This industrial style singles MRK1 out from the crowd. It's a sometimes brutal sound: angular beats, hammering sub-bass and shrieks of protest from virtual machines seemingly stretched to their sonic limits. Yet this bombast is mixed together with light-hearted touches of melodic humour. Perhaps remarkably for a dubstep producer that doesn't fetishise reggae, the approach works just as well on skanking floor-fillers like last year's "X-Tatik" as they do on nose-bleed trouser-troublers like "Frank".

"Frank", with its ironic samples from the government's eponymous drug education campaign, featured on C4 TV show Skins last year. Foster describes it as his label's biggest tune of 2009. This partiality to cheeky mash-ups also led, somewhat improbably, to a bootleg version of Reel 2 Reel's cheesy classic "I Like To Move It" (featuring rhymes from Virus Syndicate) getting an official remix release back in May this year on New York's hallowed Strictly Rhythm label .

So where does Foster think he stands between the pit-bull wobble of, say, Rusko and the ambient intellectualism of acts like Mount Kimbie?

"Sometimes I fit in the middle but sometimes I like to do a bit of both and just try and hit different markets and different fields," he says.

"What I usually find is that I’ll go through using the same sort of sound or same bassline for about six months and then I’ll try and flip my style a little bit just so it doesn’t get boring or done over and then I’ll go back to that style again when you’ve forgotten about how all that originally sounded. I mean, at the moment I’m making a lot of housey-sounding dubstep."

His current output covers both sides of the MRK1 equation. The single "iLOVE" (out now on Eight:FX), for instance, is indeed a softer, more "housey" tune with, incidentally, a wry nod to those days of happy hardcore. "Dirty Dubstep Music" (also out round about now on Bristol label Hench), on the other hand, does exactly what is says on the tin at the same time as making you laugh out loud.

There a similarly schizoid energy to MRK1's radio broadcasts. A stint on London's Rinse FM was stymied by trying to fit a weekly slog back and forth to the capital into a heavy live DJing schedule and appearances with Virus Syndicate. It was reprised to good effect a year ago when Virus Syndicate took over BBC Radio1Xtra for the night. Now, MRK1 and crew are set to be firm fixtures on the schedule of Manchester's potential answer to Rinse FM, Unity 92.8, when it starts transmitting in earnest from Ancoats next month.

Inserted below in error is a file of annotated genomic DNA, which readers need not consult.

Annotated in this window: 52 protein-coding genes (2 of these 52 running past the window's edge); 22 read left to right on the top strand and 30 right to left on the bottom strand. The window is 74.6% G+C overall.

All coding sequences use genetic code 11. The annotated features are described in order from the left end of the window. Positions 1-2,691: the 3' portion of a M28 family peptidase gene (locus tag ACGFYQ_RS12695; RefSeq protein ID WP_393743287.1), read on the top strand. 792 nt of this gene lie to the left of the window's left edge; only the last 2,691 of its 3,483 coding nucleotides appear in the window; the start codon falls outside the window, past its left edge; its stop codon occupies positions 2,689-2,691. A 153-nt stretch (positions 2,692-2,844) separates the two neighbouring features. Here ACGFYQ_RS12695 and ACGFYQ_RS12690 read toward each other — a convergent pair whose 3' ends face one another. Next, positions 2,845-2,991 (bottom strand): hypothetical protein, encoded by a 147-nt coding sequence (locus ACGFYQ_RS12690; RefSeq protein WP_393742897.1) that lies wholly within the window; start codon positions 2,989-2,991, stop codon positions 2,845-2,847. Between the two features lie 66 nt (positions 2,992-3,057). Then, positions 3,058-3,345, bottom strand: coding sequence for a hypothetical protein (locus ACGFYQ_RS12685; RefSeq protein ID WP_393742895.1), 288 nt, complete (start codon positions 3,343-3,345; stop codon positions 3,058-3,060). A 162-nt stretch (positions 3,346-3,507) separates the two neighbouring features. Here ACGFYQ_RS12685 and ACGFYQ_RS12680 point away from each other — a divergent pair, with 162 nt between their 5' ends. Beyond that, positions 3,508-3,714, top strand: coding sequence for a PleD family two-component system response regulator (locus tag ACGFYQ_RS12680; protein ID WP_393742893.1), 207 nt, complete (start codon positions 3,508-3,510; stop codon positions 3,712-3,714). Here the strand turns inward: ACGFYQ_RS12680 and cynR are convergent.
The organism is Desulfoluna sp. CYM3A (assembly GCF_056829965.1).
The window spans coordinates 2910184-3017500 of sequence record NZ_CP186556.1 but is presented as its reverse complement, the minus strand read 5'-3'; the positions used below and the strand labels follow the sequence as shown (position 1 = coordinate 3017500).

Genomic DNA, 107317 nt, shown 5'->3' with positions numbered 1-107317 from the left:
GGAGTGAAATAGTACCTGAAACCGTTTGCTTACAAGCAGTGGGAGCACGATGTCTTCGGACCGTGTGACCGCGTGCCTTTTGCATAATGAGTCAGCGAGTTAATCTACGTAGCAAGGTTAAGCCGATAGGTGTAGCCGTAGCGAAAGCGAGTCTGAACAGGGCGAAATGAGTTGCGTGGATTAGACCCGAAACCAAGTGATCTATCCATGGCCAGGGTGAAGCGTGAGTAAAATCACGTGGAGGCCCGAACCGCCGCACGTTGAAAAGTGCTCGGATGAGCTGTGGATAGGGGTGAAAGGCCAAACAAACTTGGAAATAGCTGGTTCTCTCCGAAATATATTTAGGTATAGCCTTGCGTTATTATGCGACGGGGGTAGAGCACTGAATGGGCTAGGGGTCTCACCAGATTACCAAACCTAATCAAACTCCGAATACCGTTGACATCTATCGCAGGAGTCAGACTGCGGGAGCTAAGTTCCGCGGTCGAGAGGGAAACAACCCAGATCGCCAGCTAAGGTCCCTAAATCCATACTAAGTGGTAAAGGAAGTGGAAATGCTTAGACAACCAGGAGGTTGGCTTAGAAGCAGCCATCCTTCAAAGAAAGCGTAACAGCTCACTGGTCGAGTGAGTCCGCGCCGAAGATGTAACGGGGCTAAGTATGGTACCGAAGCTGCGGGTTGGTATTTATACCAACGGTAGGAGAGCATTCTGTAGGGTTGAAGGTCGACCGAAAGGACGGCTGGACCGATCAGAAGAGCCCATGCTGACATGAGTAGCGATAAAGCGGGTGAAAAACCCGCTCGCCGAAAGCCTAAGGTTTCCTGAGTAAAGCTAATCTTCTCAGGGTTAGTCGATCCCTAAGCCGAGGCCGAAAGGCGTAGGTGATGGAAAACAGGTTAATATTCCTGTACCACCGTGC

Despite his lengthy discography, it would seem that Foster still makes most of his money from DJing as dubstep continues to go global. Virus Syndicate seem to play all over the world except, curiously, Manchester.

He is particularly enamoured right now by the American scene and its lucrative opportunities and counts dubstep royalty like Skream and Artwork amongst his friends on the what is now a worldwide circuit. As two-thirds of supergroup Magnetic Man, these two are currently enjoying national chart success with recent hits like "I Need Air" and "Perfect Stranger".

Will dubstep now finally cross over and have more mainstream hits like this? Given that it has been around for so long, the ever-mutating genre seems to have hitherto eschewed such trappings at the same time as supporting one-man hives of industry like MRK1 quite happily. But is it time for dubstep to become popstep?

Foster says: "I hope not, because if it is, it’s going to kill it out pretty quick. I’m still doing massively dark tunes. Well, in my eyes anyway. But then I’m also doing a bit of crossover stuff just to explore the boundaries of what I can do, what can happen. But I don’t actually think that everyone’s going to start making those tunes otherwise it’s not going to be dubstep any more, it’ll be some new-named thing which then becomes not cool and everyone just disses it."
Artefact added : 12th January 2021
by Seamus Quinn